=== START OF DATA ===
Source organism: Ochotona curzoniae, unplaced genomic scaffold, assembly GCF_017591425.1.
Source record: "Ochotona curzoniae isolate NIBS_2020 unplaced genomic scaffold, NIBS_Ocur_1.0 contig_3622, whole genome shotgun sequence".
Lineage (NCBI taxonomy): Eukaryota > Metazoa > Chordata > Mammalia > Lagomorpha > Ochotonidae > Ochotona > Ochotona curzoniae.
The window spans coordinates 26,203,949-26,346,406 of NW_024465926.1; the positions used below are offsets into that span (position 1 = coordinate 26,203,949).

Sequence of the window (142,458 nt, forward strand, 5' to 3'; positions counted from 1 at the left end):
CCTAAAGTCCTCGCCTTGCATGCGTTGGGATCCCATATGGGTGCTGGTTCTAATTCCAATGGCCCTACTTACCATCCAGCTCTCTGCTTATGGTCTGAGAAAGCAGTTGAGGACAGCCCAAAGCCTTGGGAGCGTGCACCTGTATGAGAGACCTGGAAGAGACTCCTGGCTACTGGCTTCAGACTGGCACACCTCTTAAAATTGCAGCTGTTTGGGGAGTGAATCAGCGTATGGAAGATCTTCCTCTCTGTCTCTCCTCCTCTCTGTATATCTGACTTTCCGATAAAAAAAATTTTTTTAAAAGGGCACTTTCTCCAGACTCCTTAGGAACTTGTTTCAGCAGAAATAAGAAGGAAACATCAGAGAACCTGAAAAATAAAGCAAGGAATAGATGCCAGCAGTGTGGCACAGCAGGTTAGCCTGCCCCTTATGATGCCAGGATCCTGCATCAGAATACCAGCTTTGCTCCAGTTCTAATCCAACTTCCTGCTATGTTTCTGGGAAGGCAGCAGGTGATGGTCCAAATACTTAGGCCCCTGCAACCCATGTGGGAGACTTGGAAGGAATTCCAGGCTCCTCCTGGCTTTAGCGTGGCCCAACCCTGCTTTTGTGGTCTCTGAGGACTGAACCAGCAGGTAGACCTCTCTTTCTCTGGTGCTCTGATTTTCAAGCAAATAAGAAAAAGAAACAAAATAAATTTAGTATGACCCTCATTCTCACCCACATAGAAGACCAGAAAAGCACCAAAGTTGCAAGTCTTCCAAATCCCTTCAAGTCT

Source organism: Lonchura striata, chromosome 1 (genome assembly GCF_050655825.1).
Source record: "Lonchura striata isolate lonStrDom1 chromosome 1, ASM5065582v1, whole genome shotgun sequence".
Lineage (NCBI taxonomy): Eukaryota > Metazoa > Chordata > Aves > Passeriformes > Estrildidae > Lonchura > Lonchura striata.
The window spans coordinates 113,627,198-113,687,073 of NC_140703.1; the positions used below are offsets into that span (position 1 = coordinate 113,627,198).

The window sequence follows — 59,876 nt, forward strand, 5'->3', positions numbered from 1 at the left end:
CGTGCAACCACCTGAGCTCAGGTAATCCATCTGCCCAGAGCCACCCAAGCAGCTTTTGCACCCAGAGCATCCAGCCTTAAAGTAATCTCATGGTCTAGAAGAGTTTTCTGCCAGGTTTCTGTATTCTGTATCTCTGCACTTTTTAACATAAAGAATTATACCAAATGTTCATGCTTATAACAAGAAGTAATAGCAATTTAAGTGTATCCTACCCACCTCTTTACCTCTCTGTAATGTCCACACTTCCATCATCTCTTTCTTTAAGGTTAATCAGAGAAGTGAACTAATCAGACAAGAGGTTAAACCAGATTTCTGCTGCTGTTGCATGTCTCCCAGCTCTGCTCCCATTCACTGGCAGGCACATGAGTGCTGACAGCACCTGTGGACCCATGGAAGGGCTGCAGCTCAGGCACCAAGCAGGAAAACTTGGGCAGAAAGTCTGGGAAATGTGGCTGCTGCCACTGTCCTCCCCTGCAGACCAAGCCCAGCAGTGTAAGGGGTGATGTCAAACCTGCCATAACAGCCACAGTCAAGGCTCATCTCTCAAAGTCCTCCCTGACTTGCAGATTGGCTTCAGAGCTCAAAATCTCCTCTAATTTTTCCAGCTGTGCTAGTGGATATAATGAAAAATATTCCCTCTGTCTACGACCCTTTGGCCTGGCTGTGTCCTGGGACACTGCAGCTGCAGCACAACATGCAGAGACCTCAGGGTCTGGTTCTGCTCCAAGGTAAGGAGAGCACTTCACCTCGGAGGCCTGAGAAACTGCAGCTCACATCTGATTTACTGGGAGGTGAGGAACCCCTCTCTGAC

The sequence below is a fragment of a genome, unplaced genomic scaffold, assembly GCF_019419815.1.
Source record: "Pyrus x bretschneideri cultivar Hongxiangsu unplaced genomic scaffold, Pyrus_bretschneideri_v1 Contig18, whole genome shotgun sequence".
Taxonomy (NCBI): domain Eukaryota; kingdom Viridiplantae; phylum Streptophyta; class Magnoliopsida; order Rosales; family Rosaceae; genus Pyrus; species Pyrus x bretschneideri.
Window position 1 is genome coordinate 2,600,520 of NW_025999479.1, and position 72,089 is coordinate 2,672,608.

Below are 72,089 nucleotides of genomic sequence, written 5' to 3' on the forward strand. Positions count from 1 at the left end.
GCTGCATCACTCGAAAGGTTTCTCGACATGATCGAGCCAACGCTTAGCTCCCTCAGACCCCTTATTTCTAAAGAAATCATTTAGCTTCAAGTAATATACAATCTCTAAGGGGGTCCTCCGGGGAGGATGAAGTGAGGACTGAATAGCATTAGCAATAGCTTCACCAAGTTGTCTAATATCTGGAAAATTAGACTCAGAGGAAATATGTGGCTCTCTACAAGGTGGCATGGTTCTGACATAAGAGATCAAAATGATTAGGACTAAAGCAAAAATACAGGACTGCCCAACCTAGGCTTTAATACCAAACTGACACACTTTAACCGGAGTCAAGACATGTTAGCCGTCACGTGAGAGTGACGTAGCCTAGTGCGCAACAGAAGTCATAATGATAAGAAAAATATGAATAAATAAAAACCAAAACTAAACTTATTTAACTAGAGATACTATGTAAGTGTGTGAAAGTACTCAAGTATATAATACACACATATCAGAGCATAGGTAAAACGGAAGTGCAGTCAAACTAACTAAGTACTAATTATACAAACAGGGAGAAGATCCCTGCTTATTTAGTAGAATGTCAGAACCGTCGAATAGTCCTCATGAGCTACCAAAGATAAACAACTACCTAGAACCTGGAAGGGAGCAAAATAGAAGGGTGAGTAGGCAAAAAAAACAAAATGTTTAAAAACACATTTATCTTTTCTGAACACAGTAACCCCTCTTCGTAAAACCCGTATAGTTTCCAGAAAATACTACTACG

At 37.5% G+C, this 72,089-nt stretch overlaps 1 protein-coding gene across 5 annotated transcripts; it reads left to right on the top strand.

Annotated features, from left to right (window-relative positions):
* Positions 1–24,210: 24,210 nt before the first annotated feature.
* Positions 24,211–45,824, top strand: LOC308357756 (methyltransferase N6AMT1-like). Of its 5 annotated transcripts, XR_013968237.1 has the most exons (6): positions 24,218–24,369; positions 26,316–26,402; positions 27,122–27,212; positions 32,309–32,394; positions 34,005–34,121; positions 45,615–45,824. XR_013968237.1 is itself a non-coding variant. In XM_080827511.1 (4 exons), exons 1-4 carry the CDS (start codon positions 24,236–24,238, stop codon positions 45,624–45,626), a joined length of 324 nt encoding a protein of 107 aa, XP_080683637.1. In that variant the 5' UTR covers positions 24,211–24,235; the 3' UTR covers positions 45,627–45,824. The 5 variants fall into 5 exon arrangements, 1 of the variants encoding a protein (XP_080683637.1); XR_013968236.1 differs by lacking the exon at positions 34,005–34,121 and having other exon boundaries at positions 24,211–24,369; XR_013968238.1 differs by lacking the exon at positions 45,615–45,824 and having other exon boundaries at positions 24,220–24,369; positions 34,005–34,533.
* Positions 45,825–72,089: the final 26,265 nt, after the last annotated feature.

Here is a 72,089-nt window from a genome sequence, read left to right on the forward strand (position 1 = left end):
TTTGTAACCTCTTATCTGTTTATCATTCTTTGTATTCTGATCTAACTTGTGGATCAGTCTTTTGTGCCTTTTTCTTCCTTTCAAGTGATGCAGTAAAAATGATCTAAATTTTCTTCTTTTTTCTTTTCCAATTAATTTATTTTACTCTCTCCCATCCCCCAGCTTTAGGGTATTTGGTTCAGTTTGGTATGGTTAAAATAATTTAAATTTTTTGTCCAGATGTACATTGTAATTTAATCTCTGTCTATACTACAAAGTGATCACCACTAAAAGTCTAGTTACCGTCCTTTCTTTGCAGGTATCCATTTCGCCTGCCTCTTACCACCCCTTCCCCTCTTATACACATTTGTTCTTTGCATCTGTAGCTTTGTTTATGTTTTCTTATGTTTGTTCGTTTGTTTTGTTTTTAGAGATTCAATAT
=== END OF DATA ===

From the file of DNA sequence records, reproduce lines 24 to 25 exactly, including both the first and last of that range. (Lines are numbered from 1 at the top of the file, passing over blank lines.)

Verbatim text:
Here is a 72,089-nt window from a genome sequence, read left to right on the forward strand (position 1 = left end):
TTTGTAACCTCTTATCTGTTTATCATTCTTTGTATTCTGATCTAACTTGTGGATCAGTCTTTTGTGCCTTTTTCTTCCTTTCAAGTGATGCAGTAAAAATGATCTAAATTTTCTTCTTTTTTCTTTTCCAATTAATTTATTTTACTCTCTCCCATCCCCCAGCTTTAGGGTATTTGGTTCAGTTTGGTATGGTTAAAATAATTTAAATTTTTTGTCCAGATGTACATTGTAATTTAATCTCTGTCTATACTACAAAGTGATCACCACTAAAAGTCTAGTTACCGTCCTTTCTTTGCAGGTATCCATTTCGCCTGCCTCTTACCACCCCTTCCCCTCTTATACACATTTGTTCTTTGCATCTGTAGCTTTGTTTATGTTTTCTTATGTTTGTTCGTTTGTTTTGTTTTTAGAGATTCAATAT